Laminate flooring is not made from wood -- it’s actually a photograph of wood sandwiched between a clear plastic covering and a fiberboard backing. Like long-plank engineered wood, it can be floated over a concrete floor, but it comes at a fraction of the cost (the average is about $1.30 per square foot), and homeowners can install it themselves. That’s why the product, which was first imported from Sweden just 10 years ago, now accounts for about 10 percent of the entire residential flooring market.
Early laminate products were susceptible to scratching and moisture damage, but quality has improved dramatically. If you choose a high-quality laminate and install it right, many people won’t even realize that your floor isn’t the real McCoy. The grain looks real, the boards are almost as varied as those found in nature, and the real seams blend in among the simulated ones. About the biggest giveaway is the noise the floor makes when you walk on it. “It sounds hollow and flat,” says architect Ross Chapin. You can alleviate that problem with sound-dampening underlayments sold by the manufacturers, or look for one of several types that have sound-deadening materials already incorporated into the product itself.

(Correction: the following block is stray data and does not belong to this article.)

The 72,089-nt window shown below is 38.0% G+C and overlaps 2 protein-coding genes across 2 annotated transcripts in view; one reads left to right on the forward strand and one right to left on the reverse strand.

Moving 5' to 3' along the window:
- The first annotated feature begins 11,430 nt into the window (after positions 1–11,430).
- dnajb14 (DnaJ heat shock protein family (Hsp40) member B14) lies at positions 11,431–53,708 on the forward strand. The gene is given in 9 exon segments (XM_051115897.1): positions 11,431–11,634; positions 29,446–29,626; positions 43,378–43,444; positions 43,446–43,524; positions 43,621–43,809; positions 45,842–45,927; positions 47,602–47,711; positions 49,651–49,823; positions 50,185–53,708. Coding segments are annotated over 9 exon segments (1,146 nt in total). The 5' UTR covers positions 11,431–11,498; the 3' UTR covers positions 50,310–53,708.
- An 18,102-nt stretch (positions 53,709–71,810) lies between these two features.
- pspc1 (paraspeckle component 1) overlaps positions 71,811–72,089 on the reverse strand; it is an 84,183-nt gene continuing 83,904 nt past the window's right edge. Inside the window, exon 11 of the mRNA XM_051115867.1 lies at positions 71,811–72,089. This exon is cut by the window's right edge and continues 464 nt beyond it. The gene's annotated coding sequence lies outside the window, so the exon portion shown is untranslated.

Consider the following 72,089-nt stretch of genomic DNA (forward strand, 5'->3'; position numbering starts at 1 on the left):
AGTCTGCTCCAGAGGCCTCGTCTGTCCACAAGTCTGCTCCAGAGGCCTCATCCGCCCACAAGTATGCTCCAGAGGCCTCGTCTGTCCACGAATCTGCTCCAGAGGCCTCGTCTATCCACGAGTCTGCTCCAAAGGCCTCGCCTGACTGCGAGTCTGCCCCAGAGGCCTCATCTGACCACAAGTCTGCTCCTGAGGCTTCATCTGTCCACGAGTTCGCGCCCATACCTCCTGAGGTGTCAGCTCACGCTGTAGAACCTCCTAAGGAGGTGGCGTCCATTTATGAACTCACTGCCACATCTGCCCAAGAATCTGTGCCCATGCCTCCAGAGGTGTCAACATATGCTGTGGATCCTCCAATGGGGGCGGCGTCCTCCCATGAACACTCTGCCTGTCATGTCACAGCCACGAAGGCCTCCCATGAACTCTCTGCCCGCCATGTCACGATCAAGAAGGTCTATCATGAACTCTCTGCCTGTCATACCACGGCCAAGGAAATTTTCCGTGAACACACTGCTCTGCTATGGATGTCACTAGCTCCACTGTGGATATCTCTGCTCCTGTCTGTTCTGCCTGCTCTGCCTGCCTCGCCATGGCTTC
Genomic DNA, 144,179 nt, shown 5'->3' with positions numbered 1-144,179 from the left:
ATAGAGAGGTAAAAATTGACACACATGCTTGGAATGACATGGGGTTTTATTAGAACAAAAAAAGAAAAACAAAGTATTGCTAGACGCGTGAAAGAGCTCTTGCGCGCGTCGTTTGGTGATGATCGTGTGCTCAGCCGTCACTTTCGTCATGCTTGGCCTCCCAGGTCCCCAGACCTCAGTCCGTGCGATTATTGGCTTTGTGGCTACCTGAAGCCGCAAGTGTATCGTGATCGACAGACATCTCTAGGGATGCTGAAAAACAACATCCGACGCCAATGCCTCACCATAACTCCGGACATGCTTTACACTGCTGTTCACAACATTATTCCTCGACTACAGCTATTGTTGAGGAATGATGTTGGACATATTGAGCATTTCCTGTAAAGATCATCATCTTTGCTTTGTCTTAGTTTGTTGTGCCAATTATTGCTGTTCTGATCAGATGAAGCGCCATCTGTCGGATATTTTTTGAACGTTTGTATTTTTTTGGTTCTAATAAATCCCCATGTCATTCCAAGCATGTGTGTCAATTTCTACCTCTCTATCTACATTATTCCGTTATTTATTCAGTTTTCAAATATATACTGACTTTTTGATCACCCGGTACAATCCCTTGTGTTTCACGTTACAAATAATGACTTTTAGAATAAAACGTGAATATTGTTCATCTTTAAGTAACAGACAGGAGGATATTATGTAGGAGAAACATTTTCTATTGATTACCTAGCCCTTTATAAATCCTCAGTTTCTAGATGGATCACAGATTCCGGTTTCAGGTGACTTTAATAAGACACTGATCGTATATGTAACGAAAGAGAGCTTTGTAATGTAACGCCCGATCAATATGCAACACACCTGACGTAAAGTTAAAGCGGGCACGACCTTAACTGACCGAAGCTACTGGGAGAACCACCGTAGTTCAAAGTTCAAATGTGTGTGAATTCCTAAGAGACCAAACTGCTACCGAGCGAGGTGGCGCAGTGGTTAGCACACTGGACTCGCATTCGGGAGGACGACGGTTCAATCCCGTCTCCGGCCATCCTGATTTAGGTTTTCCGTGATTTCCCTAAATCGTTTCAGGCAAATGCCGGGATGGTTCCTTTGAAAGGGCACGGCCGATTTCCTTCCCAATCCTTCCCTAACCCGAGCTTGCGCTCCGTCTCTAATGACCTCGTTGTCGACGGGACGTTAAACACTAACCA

Not all laminate is created equal. A seal from the National Laminate Flooring Association (NALFA) is one indication of quality. Another is the type: Manufactured under 1,400 pounds per square inch of pressure, high-pressure laminate (HPL) is more wear- and impact-resistant than direct-pressure (DPL) laminate. And a high-density fiberboard core provides more water resistance than lower-cost medium-density board does.
When it comes to looks, laminates that are “embossed in register” -- meaning the tiny lines imprinted on the surface follow the lines of the grainlook a bit more real than those that are not. And choose a product with at least six planks -- that is, six different grain photographs that repeat around the room -- and in random lengths, to help disguise repeats.
As for installation, pre-glued edges, which are activated with a swipe of water, are designed to provide a stronger and more waterproof seal between planks than snap-together products, without involving the mess of glue.
Quality laminates are generally guaranteed for 20 to 25 years, but that’s it—unlike wood floors, they cannot be refinished. In cases of spot damage, individual boards can sometimes be replaced. Repair kits are also available from some manufacturers.
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